Have you ever walked around feeling like there was a looming target on your back? Like someone’s waiting for you to make a wrong move?
While someone might not be aiming for you personally, your business systems could be targeted by a hacker. Generally, a hacker will take what they can get; their overall goal is to make a profit, no matter where it comes from. But there are specific industries hackers will pursue because they have a higher success rate, due to weak security measures and procedures.
Is yours one of them?
While this list of industries seems broad, they include small to midsized businesses that are often under attack with phishing or ransomware schemes.
- Government Agencies
Although manufacturing covers a wide range of businesses, they were ranked as the #1 industry targeted in cybercrime in IBM’s X-Force Threat Intelligence Index 2021. They are easier to break into because their technology is based on performance and safety, not security. Over time, their systems' become increasingly complex; however, operational responsibilities still fall to manufacturing specialists rather than a technology person. If the specialist does not know what to look for, they miss the warning signs, allowing the hacker to gain access without their knowledge.
For example, late last year Schreiber Foods’ systems were taken offline for a couple of days by a hacker, causing a nationwide cream cheese shortage. Although Schreiber was eventually able to get their manufacturing lines back up and running, businesses around the nation took a financial hit due to the shortage. This is another reason why hackers target manufacturers. The damaged reputation and problems to the supply chain raise the amount of money they can extract from their victims.
Learn about what happened: A Ransomware Cyber Attack Knocks US Manufacturer Off Production
There is a multitude of reasons why the healthcare industry is a large target for hackers:
- They store private information hackers want to sell on the black market or use to commit identity fraud.
- Hospitals run on a variety of apps and devices that keep the building operational, and the intricacy can leave the information vulnerable, even from a remote location.
- With the high turnover rate, it is difficult to train staff members to spot security threats.
- There is a lot at stake, so hospitals feel more inclined to pay the money, particularly if lives are at stake.
Like healthcare facilities, government agencies are vulnerable to attacks due to the high volume of confidential information they store. They share and spread data across a wide number of entities and are connected to hundreds of third parties. With espionage being the key driver for breaches, hackers will send malware attached emails to government officials, drawing out data once the link has been clicked. They either sell the information, or they take it further by connecting to their social media profiles, impersonating officials to pressure other profiles into sharing login credentials.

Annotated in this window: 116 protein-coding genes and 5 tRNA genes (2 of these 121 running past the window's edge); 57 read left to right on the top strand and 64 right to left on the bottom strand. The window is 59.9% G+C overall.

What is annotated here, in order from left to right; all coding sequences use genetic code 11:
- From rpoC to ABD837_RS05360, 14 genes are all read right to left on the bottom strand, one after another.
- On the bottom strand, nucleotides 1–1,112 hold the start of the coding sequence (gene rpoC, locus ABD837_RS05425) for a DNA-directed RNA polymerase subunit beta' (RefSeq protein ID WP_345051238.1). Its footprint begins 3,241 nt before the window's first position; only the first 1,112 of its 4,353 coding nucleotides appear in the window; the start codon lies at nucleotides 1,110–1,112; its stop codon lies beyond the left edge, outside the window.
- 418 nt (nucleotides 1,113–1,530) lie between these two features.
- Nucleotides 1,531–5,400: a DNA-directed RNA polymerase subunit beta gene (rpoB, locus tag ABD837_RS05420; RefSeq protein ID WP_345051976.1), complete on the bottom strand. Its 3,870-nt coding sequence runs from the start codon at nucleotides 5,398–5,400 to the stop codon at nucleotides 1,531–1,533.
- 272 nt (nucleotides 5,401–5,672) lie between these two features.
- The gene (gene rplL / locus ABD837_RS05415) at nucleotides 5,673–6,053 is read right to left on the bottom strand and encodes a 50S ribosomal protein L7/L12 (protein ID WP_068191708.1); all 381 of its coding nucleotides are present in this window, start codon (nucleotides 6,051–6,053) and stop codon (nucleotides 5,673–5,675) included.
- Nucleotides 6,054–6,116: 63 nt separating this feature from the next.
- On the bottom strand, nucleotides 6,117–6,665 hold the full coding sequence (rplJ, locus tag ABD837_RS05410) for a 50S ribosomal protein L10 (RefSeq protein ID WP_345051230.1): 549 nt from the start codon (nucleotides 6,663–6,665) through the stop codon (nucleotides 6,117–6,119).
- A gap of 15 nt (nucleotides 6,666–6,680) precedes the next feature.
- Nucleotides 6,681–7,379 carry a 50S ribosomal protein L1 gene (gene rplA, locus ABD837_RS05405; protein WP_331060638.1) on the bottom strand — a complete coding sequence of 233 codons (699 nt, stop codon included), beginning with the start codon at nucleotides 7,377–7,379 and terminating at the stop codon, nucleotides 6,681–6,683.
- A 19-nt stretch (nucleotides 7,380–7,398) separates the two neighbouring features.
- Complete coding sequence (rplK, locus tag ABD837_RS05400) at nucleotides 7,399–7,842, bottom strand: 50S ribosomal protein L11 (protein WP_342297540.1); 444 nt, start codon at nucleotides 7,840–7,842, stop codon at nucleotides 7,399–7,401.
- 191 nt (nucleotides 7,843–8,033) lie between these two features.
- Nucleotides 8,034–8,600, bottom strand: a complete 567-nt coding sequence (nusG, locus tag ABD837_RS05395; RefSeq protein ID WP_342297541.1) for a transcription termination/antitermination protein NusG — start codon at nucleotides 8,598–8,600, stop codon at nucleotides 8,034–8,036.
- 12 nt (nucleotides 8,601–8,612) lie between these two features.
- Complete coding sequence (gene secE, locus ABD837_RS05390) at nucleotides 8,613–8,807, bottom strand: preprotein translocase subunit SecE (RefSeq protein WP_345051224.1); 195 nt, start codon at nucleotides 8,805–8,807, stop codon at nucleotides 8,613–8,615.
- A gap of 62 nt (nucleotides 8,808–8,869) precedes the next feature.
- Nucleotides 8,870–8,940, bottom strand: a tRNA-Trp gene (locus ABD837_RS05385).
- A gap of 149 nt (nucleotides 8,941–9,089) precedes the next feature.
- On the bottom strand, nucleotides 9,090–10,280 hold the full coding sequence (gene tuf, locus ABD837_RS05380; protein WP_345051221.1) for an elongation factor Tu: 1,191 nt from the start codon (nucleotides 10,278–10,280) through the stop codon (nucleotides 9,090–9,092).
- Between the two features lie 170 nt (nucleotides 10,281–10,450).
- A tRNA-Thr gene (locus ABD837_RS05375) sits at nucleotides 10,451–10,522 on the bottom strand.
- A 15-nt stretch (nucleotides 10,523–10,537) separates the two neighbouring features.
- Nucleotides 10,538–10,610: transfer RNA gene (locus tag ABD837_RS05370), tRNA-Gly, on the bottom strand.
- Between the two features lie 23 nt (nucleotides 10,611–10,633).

Financial firms differentiate from other industries because they transfer information to both businesses and consumers. Cloud applications have made life easier for customers but more complex to secure end-to-end. Therein lies the risk of data loss, misuse, and business disruptions if a hacker gets into the system. These services also must maintain ongoing monitor and management, which can make implementing a solid IT infrastructure expensive and time-consuming, considering the high level of skill required.
Construction businesses are seen as an easy target because of their high cashflows and a wide network of subcontractors and suppliers. Cousin to the manufacturing industry, construction companies sometimes operate with out-of-date systems and complex invoicing procedures that act as a perfect cover for a hacker to snoop around in. Construction companies are seen as “low hanging fruit” simply because they often care more that their systems work than if they are secure.
I work in one of these industries, what do I need to do?
Here is a checklist of things your business can do to boost your IT security stature:
- Prevention: Set up your network with more than just firewalls and antivirus programs by applying for cyber security insurance and consistently backing up your data.
- Awareness training: If your business deals with high employee turnover and you do not have a lot of time to train your new hires, make it part their weekly work by engaging an education program delivered by your IT provider. With our clients, we send (safe) phishing emails to regularly test employees and provide a 30-minute training course if they fail. You can also start training by going over this simple infographic explaining how to avoid getting reeled in by a hacker.
- Monitoring: Hire a managed service provider (MSP) with security expertise to monitor, update, and mitigate threats that come across your network.
- Data Backup: A reliable data backup will provide a safeguard against an attack or other unplanned events, keeping important information safe for later access.
Above all else, make sure your systems are protected, as well as your third-party vendor systems and processes. In this way, when a security incident does occur, your information stays safe.
We can help!
Fortunately, cyber security and prevention is our specialty. We can meet with your business leaders and IT manager to make sure preventative and proactive tools are put in place. Check out our Security Solutions webpage to learn more.